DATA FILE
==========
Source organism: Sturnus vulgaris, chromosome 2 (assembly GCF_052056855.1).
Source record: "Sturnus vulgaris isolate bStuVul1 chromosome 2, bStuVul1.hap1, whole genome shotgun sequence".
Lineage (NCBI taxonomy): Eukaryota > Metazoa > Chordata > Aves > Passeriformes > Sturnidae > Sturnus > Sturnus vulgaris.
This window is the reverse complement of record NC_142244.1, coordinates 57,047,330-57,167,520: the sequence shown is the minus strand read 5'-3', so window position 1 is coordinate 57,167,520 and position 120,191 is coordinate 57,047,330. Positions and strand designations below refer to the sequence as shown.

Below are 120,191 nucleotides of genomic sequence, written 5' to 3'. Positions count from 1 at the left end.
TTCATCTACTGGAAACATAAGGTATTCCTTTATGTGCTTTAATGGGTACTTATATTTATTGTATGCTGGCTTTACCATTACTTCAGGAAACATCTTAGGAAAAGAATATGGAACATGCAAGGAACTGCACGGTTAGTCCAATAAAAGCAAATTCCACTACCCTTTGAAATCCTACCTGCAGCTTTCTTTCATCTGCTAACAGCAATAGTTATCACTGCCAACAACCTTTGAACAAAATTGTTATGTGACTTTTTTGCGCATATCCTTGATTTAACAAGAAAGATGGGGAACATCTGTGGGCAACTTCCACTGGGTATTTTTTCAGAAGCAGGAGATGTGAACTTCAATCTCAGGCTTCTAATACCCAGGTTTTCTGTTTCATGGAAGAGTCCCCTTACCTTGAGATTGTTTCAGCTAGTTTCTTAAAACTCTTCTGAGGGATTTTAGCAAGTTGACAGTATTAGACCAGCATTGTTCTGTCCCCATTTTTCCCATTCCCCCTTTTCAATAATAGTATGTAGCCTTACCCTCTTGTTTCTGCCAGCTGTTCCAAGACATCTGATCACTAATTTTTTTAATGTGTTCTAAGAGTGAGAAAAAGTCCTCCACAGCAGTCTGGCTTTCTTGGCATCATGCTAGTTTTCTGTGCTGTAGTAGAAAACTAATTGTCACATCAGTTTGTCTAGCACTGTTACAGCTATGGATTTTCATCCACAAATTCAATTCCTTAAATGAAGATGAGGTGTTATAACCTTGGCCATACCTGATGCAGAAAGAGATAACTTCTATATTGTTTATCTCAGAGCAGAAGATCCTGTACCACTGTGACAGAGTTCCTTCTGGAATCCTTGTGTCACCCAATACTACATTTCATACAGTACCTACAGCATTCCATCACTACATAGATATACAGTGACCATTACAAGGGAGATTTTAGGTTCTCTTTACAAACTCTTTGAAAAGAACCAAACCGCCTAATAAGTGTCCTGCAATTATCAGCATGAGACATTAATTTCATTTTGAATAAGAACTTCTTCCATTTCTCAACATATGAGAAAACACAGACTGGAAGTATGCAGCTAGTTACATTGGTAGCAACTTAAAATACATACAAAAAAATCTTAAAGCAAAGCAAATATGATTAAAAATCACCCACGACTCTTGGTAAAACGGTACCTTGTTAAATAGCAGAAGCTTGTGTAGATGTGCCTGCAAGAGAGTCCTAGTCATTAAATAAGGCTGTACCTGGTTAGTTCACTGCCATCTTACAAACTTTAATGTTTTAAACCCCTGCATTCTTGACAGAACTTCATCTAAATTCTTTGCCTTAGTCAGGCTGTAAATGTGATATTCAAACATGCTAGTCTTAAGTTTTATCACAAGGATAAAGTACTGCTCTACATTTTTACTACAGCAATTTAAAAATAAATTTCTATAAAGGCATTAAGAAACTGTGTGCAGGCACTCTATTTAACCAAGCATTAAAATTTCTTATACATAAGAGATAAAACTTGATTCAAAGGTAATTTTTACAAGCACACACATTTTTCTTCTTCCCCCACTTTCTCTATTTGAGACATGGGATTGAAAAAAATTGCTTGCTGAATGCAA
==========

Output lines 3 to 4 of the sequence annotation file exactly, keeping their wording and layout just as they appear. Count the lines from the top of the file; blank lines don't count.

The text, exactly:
Lineage (NCBI taxonomy): Eukaryota > Metazoa > Chordata > Aves > Passeriformes > Sturnidae > Sturnus > Sturnus vulgaris.
This window is the reverse complement of record NC_142244.1, coordinates 57,047,330-57,167,520: the sequence shown is the minus strand read 5'-3', so window position 1 is coordinate 57,167,520 and position 120,191 is coordinate 57,047,330. Positions and strand designations below refer to the sequence as shown.